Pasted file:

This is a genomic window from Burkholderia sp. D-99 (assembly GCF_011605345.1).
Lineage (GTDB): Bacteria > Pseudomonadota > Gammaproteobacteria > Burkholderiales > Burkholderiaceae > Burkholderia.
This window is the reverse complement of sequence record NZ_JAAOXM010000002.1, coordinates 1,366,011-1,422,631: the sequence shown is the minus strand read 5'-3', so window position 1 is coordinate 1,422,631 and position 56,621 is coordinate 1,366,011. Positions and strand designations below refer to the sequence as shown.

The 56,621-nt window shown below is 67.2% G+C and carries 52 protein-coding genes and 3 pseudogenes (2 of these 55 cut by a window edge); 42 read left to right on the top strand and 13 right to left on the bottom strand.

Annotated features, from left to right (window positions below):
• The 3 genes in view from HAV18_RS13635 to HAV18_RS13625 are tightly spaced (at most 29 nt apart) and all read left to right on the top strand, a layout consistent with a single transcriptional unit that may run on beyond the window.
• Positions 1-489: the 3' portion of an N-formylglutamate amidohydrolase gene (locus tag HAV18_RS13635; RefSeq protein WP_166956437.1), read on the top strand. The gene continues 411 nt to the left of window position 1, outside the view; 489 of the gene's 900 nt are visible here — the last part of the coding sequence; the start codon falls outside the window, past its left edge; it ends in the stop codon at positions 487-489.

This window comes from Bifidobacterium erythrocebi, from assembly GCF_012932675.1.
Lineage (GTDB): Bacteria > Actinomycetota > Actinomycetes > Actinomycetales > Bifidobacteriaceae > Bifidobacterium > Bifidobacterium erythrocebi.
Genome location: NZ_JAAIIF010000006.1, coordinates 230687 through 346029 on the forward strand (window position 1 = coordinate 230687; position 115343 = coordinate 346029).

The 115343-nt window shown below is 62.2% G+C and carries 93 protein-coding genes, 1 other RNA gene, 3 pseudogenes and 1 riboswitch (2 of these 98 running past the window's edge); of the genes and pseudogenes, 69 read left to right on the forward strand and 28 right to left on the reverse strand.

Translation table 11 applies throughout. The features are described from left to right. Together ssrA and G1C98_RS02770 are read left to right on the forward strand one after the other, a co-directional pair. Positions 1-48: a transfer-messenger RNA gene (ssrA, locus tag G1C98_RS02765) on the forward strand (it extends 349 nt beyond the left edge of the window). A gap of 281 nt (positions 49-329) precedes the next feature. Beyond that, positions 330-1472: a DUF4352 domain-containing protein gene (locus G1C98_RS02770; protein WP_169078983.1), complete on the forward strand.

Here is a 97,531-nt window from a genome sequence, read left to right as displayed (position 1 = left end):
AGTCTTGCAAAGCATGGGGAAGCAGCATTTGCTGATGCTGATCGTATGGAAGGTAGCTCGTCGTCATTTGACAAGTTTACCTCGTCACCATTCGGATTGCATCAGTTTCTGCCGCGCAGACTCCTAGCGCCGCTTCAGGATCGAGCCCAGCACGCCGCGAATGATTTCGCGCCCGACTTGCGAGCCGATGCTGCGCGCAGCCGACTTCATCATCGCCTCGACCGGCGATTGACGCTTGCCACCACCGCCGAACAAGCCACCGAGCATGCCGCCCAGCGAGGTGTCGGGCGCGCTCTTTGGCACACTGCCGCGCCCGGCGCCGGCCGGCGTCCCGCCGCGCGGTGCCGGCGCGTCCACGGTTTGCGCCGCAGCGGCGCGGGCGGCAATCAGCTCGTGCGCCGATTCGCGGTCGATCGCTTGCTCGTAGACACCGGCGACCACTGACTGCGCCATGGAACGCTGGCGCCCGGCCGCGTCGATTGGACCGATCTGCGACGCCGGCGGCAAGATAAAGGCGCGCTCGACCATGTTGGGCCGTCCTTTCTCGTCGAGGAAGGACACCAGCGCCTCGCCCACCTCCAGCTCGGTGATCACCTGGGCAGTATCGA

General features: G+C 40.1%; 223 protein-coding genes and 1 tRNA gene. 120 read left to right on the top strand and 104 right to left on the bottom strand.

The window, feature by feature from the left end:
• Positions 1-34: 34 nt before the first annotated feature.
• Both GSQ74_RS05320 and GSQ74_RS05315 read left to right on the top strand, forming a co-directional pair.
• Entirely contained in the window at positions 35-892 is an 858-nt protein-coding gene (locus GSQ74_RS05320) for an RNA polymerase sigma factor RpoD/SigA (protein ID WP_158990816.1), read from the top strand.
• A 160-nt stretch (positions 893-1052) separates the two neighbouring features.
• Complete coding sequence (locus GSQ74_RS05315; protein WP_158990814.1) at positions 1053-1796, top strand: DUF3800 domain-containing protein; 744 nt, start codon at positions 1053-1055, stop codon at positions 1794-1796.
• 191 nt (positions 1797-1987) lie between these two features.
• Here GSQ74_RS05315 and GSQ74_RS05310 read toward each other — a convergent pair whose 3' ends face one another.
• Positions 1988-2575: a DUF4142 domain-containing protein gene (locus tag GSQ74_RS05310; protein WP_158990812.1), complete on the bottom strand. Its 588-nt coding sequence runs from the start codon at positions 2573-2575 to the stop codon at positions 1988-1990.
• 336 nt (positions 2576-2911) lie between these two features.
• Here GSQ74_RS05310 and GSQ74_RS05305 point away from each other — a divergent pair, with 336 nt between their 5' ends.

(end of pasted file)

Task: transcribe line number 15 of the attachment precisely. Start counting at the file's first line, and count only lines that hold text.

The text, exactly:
General features: G+C 40.1%; 223 protein-coding genes and 1 tRNA gene. 120 read left to right on the top strand and 104 right to left on the bottom strand.